Vince has been an MBA and graduate school admissions consultant since 2002. Beyond consulting, Vince has taught technical writing and presentation skills at The University of Tokyo Graduate School of Engineering. Vince served as a Board Director for six years with The Association of International Graduate Admissions Consultants (AIGAC), including one year as president. He is currently the AIGAC Governance Committee Chair.
Hey Vince, tell us a little about yourself.
I am originally from the San Francisco Bay Area, a native Californian, though I feel at home in many places. After graduating from Stanford, I went to New Orleans for five years to help develop and expand a popular non-profit educational program to prepare low-income teenagers for college entrance. While there, I taught middle and high school history. I stayed to see our first group of inner-city kids go off to college. Many of them were the first in their families to take this step. When it was time to pursue my graduate education, I chose NYU over Harvard and Columbia because I wanted to learn hands-on video and web production skills.
Why did you decide to come to Japan, and what has your experience been like so far?
My best friend at NYU was a Japanese-Colombian (nisei) filmmaker on a Fulbright Fellowship. After graduation, he returned to Tokyo to become Production Manager for Japan's first broadband production company. About a year later, he brought me to Tokyo for an e-learning consulting project for The Monbukagakusho's Millennium Project. I immediately fell in love with Japan's people, language, and culture and decided to make it my home.
And you are an admissions consultant. What do you like best about your work?
Admissions consulting is a dream job. I get to meet inspirational people and help them craft their dreams. Above all, I believe in the power of cross-cultural experiential learning. I love helping our clients study abroad because it helps to build mutual understanding. Working and living in Tokyo since 2002, I am continually motivated by Japan's ability to weave many different influences into a unique social fabric. Now, it seems Japan needs global leaders who can collaborate across cultures. I am honored to help out in some small way.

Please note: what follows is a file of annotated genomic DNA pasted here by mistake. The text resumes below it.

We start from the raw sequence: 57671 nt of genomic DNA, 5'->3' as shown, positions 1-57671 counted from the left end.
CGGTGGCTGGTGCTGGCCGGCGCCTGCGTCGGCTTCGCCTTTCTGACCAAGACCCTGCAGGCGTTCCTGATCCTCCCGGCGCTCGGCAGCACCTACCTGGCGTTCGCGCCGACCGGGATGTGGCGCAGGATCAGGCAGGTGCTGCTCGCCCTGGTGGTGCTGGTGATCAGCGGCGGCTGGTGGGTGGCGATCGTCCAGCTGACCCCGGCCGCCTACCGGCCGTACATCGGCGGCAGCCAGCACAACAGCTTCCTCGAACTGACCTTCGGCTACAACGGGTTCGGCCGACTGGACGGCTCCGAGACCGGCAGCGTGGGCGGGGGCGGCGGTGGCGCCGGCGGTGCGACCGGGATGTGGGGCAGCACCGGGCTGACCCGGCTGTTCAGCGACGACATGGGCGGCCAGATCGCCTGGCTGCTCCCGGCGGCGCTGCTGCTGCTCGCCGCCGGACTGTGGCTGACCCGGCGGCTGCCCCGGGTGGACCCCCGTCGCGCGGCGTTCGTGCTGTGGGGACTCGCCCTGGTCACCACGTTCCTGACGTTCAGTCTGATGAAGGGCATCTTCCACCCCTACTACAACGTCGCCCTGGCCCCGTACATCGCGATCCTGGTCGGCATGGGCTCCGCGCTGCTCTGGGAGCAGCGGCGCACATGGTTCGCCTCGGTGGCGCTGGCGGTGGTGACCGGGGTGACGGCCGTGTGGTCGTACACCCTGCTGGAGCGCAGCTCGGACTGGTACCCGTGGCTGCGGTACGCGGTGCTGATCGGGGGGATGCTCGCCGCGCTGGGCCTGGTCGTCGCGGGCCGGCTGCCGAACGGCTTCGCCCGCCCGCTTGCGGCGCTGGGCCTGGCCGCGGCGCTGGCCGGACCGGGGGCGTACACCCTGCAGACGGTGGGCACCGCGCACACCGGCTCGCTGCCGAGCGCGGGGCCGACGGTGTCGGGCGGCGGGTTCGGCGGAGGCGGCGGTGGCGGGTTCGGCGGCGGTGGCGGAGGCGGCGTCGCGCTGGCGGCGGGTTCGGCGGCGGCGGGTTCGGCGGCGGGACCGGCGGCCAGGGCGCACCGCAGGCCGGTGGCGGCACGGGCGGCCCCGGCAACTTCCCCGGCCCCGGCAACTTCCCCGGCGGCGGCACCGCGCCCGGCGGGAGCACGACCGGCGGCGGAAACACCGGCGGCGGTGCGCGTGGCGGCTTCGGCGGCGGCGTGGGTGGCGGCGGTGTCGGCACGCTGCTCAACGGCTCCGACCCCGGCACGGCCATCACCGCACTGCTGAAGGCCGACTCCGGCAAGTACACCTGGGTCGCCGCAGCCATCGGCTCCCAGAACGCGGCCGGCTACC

How would you describe your admissions consulting style?
To quote one of America's top tennis coaches, "I've got your back." During our sessions, I try to maintain the right balance between asking questions and listening to your answers. Ultimately, I want to help you identify the best mix of stories that will maximize your chances of being interviewed and admitted.
I often say, "How can you connect with your admissions office readers on an emotional level?" Many of our clients struggle to tell stories on paper with the same passion they use to tell stories in person. Adding a sense of drama to your essays will help the admissions officers see your personality and imagine your classroom and club-based contributions.
What advice do you have for students who decide they want to work with you? How can they get the most out of your sessions?
First, I encourage my clients to share initial brainstorming ideas before we meet. Before spending hours writing a complete essay draft, please share your bullet points or rough outlines so I can help you select the best story mix. After we confirm each essay's ideal contents, I encourage you to write a complete draft without worrying about the word limit.
Second, I encourage you to think about the turning points in your life and career. What are the most critical decisions you have made, and what did each experience teach you about your strengths and weaknesses?
Finally, revision is critical. In the second and third drafts, please go beyond what you did and what you achieved. Admissions office readers will only care about your story if you include precise details about what you thought, felt, and said. Most of all, what did you learn, and how did the experience change you?
Any final comments?
Besides spending time with my Japanese wife and our teenage son, my great love is music, especially the bass guitar. I enjoy getting to know a culture and its language through music. Whenever we travel, I always keep my ears open for that one pure sound, that truly transcendent story. What's yours?